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Fire in horse country

Sand Fire burns 40,000 acres in Santa Clarita area in L.A. County

- August 4th, 2016 - Feature Article, General News
The Sand Fire began its tear through the Angeles Forest in L.A. County on July 22.

The Sand Fire began its tear through the Angeles Forest in L.A. County on July 22.

Katharine Lotze photo

SANTA CLARITA — Hundreds of horses were evacuated in a late July wildfire in northern Los Angeles County that scorched more than 40,000 acres in and near the Angeles National Forest.

The fire that began Friday afternoon near Sand Canyon Road took almost three days to fully contain, destroying 18 homes and killing a man during the fierce first 48 hours. More than 20,000 people were evacuated.

The blaze also destroyed Sable Ranch, a longtime Southern California location for film and TV shoots that succumbed on Saturday. The ranch was a popular location for Westerns with its Spanish-style hacienda, stables and various out buildings. Among the numerous shows shot there were television’s Maverick, The A-Team, and 24.

Volunteers were quick to respond in a widespread evacuation effort to relocate horses from the susceptible canyon areas. So were local agencies, including the Los Angeles Police Department and the Los Angeles County Sheriffs and Department of Animal Care and Control. Neaerly 800 animals were relocated and cared for in eight locations, including 345 horses, 165 goats, 111 chickens, 33 pigs and others, including a llama and Brahma bull, according to the L.A. Dept. of Animal Control. Shelter locations included the Antelope Valley Fairgrounds, Hansen Dam Equestrian Center, Pierce College and Gibson Ranch in Sunland.

A spontaneous effort by Jess Lewis of the Foothill Trails District Neighborhood Council and a handful of others Saturday morning led to an informal “call center” using a shared online spreadsheet that connected those in need with others who were ready to assist — sort of an emergency “Uber” ride sharing service. Horse owners needing to evacuate would call a phone number that forwarded to four individuals who would plot the caller’s location and arrange assistance by others who had called the number to offer help.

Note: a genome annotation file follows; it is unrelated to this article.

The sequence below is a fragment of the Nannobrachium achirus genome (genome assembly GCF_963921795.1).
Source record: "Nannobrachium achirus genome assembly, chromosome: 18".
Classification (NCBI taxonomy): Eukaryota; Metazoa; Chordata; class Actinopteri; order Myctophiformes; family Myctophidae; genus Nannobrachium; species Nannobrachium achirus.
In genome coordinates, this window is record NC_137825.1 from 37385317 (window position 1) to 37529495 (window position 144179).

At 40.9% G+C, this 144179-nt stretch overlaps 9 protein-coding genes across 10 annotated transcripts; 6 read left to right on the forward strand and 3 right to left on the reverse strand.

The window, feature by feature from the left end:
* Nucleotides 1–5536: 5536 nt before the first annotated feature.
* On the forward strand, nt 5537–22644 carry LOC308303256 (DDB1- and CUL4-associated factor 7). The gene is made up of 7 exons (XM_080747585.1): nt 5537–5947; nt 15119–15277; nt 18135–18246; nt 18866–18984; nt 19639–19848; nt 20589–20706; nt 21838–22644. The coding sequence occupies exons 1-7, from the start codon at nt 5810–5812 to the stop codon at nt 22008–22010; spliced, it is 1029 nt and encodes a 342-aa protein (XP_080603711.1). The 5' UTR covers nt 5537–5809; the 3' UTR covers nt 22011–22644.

Molly McDaniel, a non-horseperson in the area who wanted to assist, used her technical skills and a laptop to create a shared Google Doc for the database. A phone number was used as a hotline, and the impromptu call center took off.

Volunteers were quick to respond in a widespread evacuation effort to relocate horses from the susceptible canyon areas. So were local agencies, including the Los Angeles Police Department and the Los Angeles County Sheriffs and Department of Animal Care and Control. Neaerly 800 animals were relocated and cared for in eight locations, including 345 horses, 165 goats, 111 chickens, 33 pigs and others, including a llama and Brahma bull, according to the L.A. Dept. of Animal Control. Shelter locations included the Antelope Valley Fairgrounds, Hansen Dam Equestrian Center, Pierce College and Gibson Ranch in Sunland.

A spontaneous effort by Jess Lewis of the Foothill Trails District Neighborhood Council and a handful of others Saturday morning led to an informal “call center” using a shared online spreadsheet that connected those in need with others who were ready to assist — sort of an emergency “Uber” ride sharing service. Horse owners needing to evacuate would call a phone number that forwarded to four individuals who would plot the caller’s location and arrange assistance by others who had called the number to offer help.

Molly McDaniel, a non-horseperson in the area who wanted to assist, used her technical skills and a laptop to create a shared Google Doc for the database. A phone number was used as a hotline, and the impromptu call center took off.

MORE ONLINE: Http://bit.ly/608A_Fire

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One comment has been made on “Fire in horse country”

  1. Stacy Kendall Says:

    I want to personally thank Tania Bennett, Jess Lewis, Carla Jo Bailey, Julie Galetar, MaryLouise Burdi, Mollie McDowell, Holly Kraig Helton and our entire team of nearly 4,000 volunteers on the Southern California Equine Emergency Evacuation facebook group who have assisted in evacuating horses to safety over the last 7 years. From the bottom of my heart I give thanks to all of you dedicated ladies and gentlemen!

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